I just bought a new MacBook Pro, because macOS Monterey doesn't support my 2014 MacBook Pro. I'll blog in more detail about the new MacBook Pro later, but I want to mention something very odd that I quickly discovered: there was an empty AppleInternal folder in the root / folder of Macintosh HD. This was visible in Finder.
The /AppleInternal folder, as its name suggests, is used by Apple engineers for internal development purposes. Some people external to Apple have discovered that creating an /AppleInternal folder on your Mac can cause behavior changes in macOS that may be useful for development purposes. It may also have some undesirable side effects. I don't know the exact details offhand, but I've definitely heard of /AppleInternal before, and the Apple developer community has known of it for quite a while. The question, though, is how did this folder intended for Apple internal development get installed in the factory on a Mac intended for consumers?
I'm not the only person who's seen /AppleInternal on a new Mac. Michael Tsai told me that he saw it on his new MacBook Pro too. And there are reports of it on the web, such as a reddit user who found /AppleInternal on a new M1 MacBook Air.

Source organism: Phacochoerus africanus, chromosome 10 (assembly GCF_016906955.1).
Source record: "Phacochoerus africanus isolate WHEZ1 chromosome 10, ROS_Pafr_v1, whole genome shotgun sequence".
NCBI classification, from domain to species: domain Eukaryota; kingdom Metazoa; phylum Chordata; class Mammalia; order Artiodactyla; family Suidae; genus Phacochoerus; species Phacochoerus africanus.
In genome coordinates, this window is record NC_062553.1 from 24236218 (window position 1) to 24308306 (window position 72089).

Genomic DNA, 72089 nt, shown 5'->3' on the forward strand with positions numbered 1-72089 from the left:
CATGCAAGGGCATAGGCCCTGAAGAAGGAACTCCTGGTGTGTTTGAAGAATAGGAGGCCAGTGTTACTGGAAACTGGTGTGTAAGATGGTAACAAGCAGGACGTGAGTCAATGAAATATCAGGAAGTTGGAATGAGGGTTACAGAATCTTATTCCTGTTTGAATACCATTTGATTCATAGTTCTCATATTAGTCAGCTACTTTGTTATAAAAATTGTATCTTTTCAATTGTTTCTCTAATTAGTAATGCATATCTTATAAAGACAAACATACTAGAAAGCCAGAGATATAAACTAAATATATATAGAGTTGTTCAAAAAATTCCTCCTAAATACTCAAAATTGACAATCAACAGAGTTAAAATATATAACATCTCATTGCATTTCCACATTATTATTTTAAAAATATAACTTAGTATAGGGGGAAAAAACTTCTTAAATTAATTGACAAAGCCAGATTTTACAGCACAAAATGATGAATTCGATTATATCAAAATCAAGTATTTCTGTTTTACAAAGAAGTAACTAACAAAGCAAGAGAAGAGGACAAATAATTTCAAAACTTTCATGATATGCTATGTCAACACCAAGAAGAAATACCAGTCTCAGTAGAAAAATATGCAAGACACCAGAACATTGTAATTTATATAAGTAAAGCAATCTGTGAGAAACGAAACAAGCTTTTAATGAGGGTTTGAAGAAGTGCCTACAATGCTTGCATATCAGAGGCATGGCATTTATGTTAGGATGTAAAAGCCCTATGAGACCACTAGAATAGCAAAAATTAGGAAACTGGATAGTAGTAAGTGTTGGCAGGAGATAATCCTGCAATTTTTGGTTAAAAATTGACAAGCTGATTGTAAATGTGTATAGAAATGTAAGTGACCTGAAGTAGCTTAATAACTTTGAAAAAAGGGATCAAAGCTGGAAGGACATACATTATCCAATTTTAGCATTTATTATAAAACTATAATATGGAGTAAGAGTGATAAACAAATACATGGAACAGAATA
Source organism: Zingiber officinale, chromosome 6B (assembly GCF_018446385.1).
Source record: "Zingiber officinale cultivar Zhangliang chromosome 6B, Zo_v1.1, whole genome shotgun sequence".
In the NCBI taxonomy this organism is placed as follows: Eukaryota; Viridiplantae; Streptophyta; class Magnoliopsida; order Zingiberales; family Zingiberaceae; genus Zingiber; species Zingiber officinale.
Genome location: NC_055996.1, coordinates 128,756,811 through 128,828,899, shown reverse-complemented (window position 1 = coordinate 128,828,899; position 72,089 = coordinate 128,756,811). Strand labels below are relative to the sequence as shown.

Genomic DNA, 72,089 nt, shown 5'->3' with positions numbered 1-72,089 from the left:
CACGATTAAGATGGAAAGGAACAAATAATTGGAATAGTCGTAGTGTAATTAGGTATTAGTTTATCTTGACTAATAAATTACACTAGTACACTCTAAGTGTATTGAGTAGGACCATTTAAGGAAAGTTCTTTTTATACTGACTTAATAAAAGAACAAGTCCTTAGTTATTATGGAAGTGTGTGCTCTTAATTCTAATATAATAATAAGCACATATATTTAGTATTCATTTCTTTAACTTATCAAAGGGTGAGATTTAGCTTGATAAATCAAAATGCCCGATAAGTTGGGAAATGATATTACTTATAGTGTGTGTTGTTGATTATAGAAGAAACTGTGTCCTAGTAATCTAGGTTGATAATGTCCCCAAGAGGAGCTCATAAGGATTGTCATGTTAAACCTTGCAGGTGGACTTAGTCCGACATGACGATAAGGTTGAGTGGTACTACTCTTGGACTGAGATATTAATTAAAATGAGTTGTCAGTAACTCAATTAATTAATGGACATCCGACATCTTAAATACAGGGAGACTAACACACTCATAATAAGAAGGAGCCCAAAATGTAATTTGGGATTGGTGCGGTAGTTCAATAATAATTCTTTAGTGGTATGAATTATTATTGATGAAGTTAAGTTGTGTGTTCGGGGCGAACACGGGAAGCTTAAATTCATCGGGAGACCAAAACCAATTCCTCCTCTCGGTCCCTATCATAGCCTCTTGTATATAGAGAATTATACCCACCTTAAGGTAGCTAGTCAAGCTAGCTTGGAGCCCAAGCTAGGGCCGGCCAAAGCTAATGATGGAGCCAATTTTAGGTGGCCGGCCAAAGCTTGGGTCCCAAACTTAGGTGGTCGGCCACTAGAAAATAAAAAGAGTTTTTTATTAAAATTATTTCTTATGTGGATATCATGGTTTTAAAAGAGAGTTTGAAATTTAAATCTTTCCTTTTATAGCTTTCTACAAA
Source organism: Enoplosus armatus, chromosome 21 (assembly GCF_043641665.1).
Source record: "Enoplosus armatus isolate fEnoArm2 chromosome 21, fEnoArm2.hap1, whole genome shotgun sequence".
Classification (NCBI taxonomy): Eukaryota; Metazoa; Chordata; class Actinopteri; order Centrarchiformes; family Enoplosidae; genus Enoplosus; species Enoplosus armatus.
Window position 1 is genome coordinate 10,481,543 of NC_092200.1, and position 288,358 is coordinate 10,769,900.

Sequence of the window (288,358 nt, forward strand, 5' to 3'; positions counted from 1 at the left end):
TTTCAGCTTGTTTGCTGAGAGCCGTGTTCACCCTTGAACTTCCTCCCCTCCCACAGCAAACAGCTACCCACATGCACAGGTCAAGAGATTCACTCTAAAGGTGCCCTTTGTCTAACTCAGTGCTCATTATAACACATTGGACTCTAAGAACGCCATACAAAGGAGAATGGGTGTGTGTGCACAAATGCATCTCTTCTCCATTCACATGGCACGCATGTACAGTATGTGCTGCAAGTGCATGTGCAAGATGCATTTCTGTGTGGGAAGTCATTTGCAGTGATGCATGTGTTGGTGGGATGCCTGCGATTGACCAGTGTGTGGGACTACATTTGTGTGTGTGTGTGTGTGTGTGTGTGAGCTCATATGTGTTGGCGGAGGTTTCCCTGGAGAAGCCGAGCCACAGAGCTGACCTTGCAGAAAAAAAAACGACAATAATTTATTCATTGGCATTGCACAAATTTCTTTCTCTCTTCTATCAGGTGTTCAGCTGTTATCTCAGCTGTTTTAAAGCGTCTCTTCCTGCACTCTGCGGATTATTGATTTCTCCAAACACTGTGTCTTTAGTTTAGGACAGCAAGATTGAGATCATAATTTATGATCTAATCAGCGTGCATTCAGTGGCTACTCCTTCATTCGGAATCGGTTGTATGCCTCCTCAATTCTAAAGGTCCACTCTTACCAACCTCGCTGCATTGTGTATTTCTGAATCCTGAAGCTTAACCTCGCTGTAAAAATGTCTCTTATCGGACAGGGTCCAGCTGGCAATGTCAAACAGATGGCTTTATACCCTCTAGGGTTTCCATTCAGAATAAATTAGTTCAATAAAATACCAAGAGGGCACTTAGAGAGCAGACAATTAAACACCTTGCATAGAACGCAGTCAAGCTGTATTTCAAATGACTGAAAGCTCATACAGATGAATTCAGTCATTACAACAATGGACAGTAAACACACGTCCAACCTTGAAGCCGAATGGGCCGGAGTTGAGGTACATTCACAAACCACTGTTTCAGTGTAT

One minor but annoying side effect of /AppleInternal is that it messes up /Applications path autocompletion in Terminal, so I decided to remove the /AppleInternal folder. On macOS Monterey, /AppleInternal is actually a firmlink. Apple introduced firmlinks in macOS Big Sur and discussed them the 2019 WWDC session What's New in Apple File Systems but otherwise hasn't provided much documentation. Firmlinks are not the same as symbolic links or hard links. Basically, a firmlink is a connection between the read-only system volume and the read-write data volume. Although you can't remove /AppleInternal directly, you can remove the folder /System/Volumes/Data/AppleInternal with the command
sudo rmdir /System/Volumes/Data/AppleInternal in Terminal. Then after you reboot, the /AppleInternal firmlink will be gone.
You can see the list of firmlinks by looking at the contents of the
/usr/share/firmlinks file. The entry
/AppleInternal AppleInternal exists in the file regardless of whether the folder /System/Volumes/Data/AppleInternal exists on disk. If the folder does exist, then macOS creates a firmlink for it.
Apple needs to explain to the public why new Macs are arriving with an /AppleInternal folder. I personally believe that it's just a mistake and not the result of supply chain tampering, but the unpleasant fact remains that these devices are manufactured in a totalitarian nation, so the latter possibility cannot be totally dismissed. Whatever the explanation, it looks like something is going wrong, and the problem ought to be corrected.